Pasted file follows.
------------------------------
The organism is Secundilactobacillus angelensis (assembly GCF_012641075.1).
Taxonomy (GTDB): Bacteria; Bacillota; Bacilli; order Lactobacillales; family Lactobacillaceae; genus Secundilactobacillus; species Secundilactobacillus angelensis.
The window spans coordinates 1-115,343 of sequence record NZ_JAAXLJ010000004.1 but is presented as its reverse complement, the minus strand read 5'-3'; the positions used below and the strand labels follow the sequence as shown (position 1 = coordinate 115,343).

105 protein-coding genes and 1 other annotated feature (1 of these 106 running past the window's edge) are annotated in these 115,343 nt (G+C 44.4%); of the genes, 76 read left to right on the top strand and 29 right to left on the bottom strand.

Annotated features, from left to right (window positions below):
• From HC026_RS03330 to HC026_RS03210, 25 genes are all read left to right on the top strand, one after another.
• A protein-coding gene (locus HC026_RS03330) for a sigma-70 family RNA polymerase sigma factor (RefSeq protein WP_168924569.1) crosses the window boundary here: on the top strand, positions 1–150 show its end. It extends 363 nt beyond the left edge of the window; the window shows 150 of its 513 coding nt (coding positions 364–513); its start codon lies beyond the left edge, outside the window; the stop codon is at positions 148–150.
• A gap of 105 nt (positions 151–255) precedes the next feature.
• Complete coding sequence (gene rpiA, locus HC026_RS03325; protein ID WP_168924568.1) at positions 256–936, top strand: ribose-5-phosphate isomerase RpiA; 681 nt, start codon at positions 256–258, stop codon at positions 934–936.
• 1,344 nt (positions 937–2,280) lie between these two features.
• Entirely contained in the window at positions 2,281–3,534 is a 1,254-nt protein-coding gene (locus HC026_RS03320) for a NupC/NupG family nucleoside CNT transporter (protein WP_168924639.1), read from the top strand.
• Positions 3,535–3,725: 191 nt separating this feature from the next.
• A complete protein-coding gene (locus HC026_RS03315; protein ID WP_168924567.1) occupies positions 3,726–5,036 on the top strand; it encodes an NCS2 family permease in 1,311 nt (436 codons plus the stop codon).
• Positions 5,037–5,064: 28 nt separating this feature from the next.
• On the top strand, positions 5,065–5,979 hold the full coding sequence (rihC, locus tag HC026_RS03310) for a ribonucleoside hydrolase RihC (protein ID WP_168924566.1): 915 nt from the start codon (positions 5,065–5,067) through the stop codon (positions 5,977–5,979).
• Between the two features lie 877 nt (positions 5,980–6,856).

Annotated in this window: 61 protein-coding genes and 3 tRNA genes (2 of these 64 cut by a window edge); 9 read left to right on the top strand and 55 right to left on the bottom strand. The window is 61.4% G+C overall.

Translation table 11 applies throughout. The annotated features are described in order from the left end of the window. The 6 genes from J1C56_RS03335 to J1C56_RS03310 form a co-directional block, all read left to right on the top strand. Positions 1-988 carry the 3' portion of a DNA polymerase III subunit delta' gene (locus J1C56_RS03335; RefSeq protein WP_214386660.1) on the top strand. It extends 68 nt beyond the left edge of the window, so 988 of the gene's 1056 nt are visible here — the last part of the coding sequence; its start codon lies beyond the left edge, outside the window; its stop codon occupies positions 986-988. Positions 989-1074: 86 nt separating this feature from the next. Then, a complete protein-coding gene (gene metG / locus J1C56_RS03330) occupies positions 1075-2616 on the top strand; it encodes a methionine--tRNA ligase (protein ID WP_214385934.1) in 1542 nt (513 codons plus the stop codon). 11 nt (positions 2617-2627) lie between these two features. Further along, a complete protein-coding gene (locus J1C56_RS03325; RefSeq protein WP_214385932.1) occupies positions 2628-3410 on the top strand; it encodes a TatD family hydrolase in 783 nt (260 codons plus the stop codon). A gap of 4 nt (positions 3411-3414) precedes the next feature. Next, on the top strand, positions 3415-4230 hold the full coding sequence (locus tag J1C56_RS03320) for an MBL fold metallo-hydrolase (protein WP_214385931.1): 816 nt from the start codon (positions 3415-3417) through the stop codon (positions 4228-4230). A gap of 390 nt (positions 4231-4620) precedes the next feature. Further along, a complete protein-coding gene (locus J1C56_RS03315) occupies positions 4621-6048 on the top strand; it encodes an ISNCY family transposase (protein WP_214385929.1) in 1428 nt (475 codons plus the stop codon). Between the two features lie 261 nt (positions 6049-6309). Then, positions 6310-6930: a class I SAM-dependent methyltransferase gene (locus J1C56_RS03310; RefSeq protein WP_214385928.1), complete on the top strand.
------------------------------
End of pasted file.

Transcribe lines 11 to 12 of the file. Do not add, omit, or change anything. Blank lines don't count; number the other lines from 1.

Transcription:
• Entirely contained in the window at positions 2,281–3,534 is a 1,254-nt protein-coding gene (locus HC026_RS03320) for a NupC/NupG family nucleoside CNT transporter (protein WP_168924639.1), read from the top strand.
• Positions 3,535–3,725: 191 nt separating this feature from the next.